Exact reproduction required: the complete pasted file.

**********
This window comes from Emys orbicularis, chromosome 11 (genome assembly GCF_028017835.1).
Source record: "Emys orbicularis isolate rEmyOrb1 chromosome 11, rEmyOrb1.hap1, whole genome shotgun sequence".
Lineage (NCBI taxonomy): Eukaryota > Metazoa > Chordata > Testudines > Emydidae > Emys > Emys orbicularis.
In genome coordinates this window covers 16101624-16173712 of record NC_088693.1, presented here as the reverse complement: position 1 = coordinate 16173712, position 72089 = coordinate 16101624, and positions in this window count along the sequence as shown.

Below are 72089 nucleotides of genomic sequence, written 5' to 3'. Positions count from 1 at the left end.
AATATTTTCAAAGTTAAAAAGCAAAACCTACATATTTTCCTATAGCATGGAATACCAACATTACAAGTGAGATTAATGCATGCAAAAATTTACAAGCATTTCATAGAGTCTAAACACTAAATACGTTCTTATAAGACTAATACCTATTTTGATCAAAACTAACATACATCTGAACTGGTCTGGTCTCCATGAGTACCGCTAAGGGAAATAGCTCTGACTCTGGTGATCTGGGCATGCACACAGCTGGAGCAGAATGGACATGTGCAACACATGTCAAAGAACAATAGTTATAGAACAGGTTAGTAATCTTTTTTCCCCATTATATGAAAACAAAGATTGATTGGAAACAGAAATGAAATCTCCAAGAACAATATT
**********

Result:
This window comes from Emys orbicularis, chromosome 11 (genome assembly GCF_028017835.1).
Source record: "Emys orbicularis isolate rEmyOrb1 chromosome 11, rEmyOrb1.hap1, whole genome shotgun sequence".
Lineage (NCBI taxonomy): Eukaryota > Metazoa > Chordata > Testudines > Emydidae > Emys > Emys orbicularis.
In genome coordinates this window covers 16101624-16173712 of record NC_088693.1, presented here as the reverse complement: position 1 = coordinate 16173712, position 72089 = coordinate 16101624, and positions in this window count along the sequence as shown.

Below are 72089 nucleotides of genomic sequence, written 5' to 3'. Positions count from 1 at the left end.
AATATTTTCAAAGTTAAAAAGCAAAACCTACATATTTTCCTATAGCATGGAATACCAACATTACAAGTGAGATTAATGCATGCAAAAATTTACAAGCATTTCATAGAGTCTAAACACTAAATACGTTCTTATAAGACTAATACCTATTTTGATCAAAACTAACATACATCTGAACTGGTCTGGTCTCCATGAGTACCGCTAAGGGAAATAGCTCTGACTCTGGTGATCTGGGCATGCACACAGCTGGAGCAGAATGGACATGTGCAACACATGTCAAAGAACAATAGTTATAGAACAGGTTAGTAATCTTTTTTCCCCATTATATGAAAACAAAGATTGATTGGAAACAGAAATGAAATCTCCAAGAACAATATT